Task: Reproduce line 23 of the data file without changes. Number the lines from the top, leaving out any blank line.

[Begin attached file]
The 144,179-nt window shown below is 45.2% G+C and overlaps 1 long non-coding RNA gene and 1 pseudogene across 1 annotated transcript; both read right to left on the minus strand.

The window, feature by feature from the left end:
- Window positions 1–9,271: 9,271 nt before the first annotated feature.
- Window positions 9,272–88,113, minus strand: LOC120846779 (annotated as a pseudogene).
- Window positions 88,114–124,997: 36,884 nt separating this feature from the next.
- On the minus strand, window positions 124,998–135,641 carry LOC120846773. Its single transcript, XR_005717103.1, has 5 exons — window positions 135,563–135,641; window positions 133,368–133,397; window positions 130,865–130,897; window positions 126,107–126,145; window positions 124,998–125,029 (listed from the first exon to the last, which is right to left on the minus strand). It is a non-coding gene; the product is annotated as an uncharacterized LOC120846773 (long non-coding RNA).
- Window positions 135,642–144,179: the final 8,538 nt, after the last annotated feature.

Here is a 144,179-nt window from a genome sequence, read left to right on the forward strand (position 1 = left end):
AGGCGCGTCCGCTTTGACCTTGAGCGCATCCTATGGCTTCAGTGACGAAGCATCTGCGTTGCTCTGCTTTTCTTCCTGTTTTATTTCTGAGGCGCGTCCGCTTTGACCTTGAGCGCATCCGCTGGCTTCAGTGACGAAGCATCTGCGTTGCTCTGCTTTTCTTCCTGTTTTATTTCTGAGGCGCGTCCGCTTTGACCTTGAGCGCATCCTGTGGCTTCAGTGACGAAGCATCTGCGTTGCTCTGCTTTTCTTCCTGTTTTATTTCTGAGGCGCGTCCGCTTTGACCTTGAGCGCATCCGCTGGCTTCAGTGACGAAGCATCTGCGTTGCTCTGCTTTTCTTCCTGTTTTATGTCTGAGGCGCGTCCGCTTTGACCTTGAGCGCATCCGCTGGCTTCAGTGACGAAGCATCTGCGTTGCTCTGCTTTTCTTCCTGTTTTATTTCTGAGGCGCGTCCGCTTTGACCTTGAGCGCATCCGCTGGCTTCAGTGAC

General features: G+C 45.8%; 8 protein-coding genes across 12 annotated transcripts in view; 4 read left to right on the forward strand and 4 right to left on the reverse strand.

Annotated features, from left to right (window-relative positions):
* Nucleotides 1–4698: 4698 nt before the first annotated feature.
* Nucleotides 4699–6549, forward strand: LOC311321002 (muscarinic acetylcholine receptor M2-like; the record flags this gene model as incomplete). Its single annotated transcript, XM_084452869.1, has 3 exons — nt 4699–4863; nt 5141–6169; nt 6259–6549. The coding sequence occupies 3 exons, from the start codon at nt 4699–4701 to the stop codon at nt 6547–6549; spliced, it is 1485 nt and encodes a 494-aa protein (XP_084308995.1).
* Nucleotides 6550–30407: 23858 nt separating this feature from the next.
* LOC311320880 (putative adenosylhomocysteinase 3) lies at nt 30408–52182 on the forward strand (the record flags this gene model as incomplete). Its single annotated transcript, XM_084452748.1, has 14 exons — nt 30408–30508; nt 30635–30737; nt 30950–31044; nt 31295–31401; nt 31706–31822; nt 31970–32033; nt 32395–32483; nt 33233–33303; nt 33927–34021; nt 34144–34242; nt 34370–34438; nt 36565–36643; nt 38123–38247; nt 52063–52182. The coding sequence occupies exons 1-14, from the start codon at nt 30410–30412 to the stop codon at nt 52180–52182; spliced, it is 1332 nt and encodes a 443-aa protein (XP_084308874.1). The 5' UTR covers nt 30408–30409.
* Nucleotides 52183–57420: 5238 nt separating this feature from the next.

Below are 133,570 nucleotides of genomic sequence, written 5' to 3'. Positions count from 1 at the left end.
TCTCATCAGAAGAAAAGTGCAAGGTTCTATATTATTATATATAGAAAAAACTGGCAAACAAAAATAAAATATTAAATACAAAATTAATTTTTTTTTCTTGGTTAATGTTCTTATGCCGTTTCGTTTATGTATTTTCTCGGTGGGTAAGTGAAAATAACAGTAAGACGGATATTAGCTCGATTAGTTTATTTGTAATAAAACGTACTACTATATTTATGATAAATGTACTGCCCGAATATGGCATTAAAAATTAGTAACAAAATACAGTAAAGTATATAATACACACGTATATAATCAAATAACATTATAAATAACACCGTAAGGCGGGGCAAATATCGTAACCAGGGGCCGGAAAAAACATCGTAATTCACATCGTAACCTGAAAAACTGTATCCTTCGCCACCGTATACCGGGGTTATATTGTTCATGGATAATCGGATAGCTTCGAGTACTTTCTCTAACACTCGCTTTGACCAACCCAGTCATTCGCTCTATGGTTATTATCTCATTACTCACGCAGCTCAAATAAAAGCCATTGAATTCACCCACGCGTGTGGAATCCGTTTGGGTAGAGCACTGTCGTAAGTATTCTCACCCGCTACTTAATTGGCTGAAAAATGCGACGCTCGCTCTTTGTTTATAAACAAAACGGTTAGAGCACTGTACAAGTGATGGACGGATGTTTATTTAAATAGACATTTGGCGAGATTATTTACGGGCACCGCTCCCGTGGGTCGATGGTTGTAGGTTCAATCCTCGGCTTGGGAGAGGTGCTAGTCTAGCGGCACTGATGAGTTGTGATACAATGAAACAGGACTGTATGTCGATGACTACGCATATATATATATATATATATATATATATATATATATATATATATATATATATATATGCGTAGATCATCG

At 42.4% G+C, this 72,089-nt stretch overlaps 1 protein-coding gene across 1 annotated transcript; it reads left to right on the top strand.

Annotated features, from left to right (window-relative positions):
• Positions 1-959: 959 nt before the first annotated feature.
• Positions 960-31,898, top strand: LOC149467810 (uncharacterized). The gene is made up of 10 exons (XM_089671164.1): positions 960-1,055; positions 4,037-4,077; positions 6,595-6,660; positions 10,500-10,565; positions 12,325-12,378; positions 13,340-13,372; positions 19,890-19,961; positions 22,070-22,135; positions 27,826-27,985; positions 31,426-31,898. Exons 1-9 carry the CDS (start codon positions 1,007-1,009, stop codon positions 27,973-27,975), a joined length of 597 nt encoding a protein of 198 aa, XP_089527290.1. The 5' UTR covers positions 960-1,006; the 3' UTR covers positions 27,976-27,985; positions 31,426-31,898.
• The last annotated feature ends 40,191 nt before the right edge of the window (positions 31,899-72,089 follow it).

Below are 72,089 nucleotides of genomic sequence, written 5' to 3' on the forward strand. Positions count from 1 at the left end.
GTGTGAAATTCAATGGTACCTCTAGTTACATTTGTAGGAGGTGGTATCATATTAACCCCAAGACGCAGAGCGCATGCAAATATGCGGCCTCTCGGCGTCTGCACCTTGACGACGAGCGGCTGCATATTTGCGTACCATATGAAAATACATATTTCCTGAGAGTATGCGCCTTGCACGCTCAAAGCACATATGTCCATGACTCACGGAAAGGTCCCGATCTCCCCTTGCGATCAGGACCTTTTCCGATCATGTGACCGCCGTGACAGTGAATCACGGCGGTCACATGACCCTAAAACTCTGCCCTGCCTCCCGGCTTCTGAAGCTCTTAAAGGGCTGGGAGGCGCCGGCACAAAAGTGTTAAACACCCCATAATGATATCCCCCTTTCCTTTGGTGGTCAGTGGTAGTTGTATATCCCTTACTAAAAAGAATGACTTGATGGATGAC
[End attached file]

• The last annotated feature ends 40,191 nt before the right edge of the window (positions 31,899-72,089 follow it).